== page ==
Can you please tell me how to reopen an envelope that was sealed too soon? I really enjoy your columns and hope to get your books very soon. Thanks. – M. P.
Use a kettle or a small pot and boil water till it starts steaming to its maximum. Take the envelope and flap/adhesive side down, place it over the steam for a couple of seconds. Be very gentle, as the paper will be moist and delicate. Check if the adhesive is melting; if it has melted, then you must be quick to pry it open gently with your fingers or a hot knife, steamed in the same way (try not to use a cold knife, as it would cool the adhesive back again). Another option is to lay the envelope down and hold it while blowing a hot hair dryer on one of the corners of the sealed area.
A friend of mine just phoned to say she spilled a jug of tomato juice on the sun-room carpet. The room is not heated. Do you have any solutions to this matter? I told her to wipe up as much as she can with some old towels just to get the liquid out of the carpet to start with. Would carpet spot remover work? Hoping you can help. – Betty
This stain should soon be a distant memory but tell your friend to test all solutions on an inconspicuous area before using them on an obvious carpeted area. Some indoor/outdoor carpets such as sisal carpets cannot tolerate hydrogen peroxide or ammonia. If this is the case, dishwashing liquid and water are your best bet. Just remember to blot, blot, blot, because rubbing the mess will cause the stain to set further into the carpet. Use cold water; warm water speeds up the setting process and makes the stains more difficult to remove. If the carpet has passed the trial test apply dish soap and water to the area, follow that with three per cent hydrogen peroxide or lemon juice to the fresh stain. This will help the carpet return to its normal colour.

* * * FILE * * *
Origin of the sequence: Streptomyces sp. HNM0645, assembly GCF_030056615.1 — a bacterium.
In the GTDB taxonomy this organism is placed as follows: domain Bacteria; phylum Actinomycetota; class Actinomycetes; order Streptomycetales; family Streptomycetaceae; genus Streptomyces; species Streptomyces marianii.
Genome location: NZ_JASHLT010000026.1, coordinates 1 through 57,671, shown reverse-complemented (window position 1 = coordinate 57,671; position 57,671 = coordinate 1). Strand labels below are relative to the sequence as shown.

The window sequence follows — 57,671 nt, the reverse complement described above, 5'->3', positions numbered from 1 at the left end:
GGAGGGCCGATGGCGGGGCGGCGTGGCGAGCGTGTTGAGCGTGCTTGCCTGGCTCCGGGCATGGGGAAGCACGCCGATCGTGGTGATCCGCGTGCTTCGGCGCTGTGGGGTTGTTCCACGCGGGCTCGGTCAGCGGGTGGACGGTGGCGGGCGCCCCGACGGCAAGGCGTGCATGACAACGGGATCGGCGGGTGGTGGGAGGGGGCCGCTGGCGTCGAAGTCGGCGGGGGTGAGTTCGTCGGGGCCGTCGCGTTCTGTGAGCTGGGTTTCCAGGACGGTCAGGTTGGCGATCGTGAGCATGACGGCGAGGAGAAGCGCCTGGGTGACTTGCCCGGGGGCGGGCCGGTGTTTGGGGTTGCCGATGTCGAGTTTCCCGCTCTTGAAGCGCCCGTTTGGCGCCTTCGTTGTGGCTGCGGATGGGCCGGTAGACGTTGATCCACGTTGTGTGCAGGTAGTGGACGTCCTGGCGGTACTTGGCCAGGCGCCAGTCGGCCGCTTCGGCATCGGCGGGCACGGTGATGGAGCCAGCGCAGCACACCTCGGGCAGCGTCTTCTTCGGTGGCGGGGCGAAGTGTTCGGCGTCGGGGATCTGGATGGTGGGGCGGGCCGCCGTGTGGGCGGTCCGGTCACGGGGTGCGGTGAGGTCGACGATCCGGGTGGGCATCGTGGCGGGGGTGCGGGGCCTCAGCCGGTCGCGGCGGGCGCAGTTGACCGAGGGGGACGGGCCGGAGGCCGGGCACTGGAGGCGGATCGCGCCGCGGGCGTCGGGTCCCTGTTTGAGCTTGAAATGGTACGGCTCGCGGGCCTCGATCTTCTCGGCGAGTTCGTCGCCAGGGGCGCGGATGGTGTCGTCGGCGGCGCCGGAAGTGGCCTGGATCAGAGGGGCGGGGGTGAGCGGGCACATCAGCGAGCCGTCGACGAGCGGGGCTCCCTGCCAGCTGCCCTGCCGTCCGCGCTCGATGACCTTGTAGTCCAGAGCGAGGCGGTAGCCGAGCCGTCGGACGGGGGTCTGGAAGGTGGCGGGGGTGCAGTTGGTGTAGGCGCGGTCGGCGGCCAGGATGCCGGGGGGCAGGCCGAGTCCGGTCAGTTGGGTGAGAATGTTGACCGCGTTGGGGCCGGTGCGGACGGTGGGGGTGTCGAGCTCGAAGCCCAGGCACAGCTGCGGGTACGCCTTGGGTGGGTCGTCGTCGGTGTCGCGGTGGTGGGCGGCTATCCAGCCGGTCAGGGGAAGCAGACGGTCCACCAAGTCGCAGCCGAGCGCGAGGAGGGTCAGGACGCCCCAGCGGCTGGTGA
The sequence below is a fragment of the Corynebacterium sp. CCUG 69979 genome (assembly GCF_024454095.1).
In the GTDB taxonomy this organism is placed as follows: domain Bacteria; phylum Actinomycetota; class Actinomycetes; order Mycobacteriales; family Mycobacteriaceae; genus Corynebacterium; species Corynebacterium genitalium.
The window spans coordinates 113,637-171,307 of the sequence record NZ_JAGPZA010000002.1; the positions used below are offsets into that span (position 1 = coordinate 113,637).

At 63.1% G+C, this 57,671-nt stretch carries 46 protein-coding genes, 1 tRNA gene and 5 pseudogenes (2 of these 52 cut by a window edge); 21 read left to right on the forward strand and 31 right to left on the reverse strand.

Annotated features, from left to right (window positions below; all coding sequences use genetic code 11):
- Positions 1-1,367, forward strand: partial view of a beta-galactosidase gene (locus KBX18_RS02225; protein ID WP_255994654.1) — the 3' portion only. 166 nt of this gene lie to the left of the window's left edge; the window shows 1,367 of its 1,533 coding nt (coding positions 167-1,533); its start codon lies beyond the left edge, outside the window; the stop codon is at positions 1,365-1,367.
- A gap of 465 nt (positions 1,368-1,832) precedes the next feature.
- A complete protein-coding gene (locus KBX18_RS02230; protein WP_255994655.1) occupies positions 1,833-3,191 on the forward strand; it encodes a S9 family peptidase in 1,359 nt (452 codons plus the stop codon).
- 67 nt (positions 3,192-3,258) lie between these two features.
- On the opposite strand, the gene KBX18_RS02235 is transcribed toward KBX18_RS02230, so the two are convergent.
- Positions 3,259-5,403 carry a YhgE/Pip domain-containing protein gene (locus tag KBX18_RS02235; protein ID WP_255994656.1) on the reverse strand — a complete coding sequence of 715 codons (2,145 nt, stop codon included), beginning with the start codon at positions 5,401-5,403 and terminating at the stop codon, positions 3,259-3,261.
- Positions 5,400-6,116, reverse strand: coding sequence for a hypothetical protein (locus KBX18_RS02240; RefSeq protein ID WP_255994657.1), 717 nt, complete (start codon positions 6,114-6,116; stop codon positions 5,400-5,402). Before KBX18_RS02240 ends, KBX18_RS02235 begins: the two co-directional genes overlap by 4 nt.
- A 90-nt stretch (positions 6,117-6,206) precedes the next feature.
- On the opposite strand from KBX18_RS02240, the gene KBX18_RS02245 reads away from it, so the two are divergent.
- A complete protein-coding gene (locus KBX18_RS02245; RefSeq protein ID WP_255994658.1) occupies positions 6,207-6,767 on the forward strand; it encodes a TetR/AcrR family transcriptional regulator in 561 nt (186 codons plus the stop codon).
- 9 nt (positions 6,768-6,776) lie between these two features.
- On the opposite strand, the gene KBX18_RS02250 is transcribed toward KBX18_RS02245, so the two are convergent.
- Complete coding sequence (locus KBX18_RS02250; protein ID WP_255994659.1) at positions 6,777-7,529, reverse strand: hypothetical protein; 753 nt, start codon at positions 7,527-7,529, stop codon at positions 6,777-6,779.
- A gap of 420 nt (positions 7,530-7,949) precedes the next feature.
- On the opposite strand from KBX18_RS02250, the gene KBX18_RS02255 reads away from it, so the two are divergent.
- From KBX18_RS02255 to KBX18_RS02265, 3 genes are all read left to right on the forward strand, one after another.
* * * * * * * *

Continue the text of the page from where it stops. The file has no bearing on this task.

Here are a few products NOT to use: laundry detergent or automatic dishwasher detergents as they may damage the fibres of the carpet. Do not use bleach or ammonia on wool carpets as it will damage the fibres. Do not use carpet spot cleaners on oriental rugs as it will damage the fibres. Oriental rugs should be cleaned with caution. If your rug is an antique, silk or part silk, contact a professional to remove the stain.
Here is a different problem; I stored old quilted houses that contain storybook figures with embroidered features. For example, I have Goldilocks and the three bears in a little house. The fabric is cotton and polyester, but I don’t know if they are washable. I am worried that some colours may run. The houses are not flat, rather 3-D houses; I bought them for teaching kindergarten and had them in a large plastic bag in a cupboard where there was not enough ventilation. There is no mildew growing on them, but I don’t like the smell. Do you have any recommendations? – Joyce
RECENT UPDATE FROM JOYCE:
I washed the little houses using the handwash cycle on my washing machine and they came out fine. I didn’t wash the little figures because at least one of them has a felt moustache, but the figures don’t smell too bad. So I think all is fine. Thanks.
OUTSTANDING FEEDBACK FROM READERS